With the approach of Easter there are thousands gathering in Jerusalem representing three of the great religions of the world. The Jews are there to celebrate the Passover and the Christians to celebrate their holiday, while the Moslems from the desert will go to Jerusalem for the pilgrimage of Nebi Musa. As a result of this coincidence of the religious festivals the British have been forced to take extraordinary police and military measures to insure the keeping of the peace.
It is an ironic situation where men meeting to honor their faiths must be watched by a police force to prevent them from cutting one another's throats. But whether ironic or not, this is the case, and it is typical of religions in every period. People in the west today are far more conscious of the discrepancy between ideal and actuality in a situation such as this, than the people of a generation or two ago. For the recognition of the principle of religious toleration is one of the developments of modern times and has not yet been fully realized.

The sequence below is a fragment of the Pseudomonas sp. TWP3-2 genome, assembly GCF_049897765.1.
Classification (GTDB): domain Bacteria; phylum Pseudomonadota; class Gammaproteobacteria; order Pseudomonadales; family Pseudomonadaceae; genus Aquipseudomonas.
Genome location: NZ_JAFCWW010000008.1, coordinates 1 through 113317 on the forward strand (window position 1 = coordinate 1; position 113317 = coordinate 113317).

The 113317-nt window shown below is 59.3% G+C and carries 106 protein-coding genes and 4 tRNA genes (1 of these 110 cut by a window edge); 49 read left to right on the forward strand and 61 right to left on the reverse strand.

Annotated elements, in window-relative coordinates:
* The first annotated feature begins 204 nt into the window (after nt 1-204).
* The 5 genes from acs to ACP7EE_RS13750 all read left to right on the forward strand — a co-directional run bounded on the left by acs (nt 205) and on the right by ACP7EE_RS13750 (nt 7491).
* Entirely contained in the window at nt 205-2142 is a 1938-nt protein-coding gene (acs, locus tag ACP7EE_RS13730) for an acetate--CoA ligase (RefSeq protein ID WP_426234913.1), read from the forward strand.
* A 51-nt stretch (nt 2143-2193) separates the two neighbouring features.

A great part of the sectarian quarrels in Jerusalem have no foundation other than aimless religiosity, but there is in addition an element of genuine faith which is rare today. This quality, which has been largely lost in the evolution of religious toleration and scientific scepticism, is one which should not be completely abandoned. Although the world will-probably never return to the limited faith of the past, of which the disorder in Jerusalem is an expression, there must be some adjustment made to modern knowledge and a creed built upon it.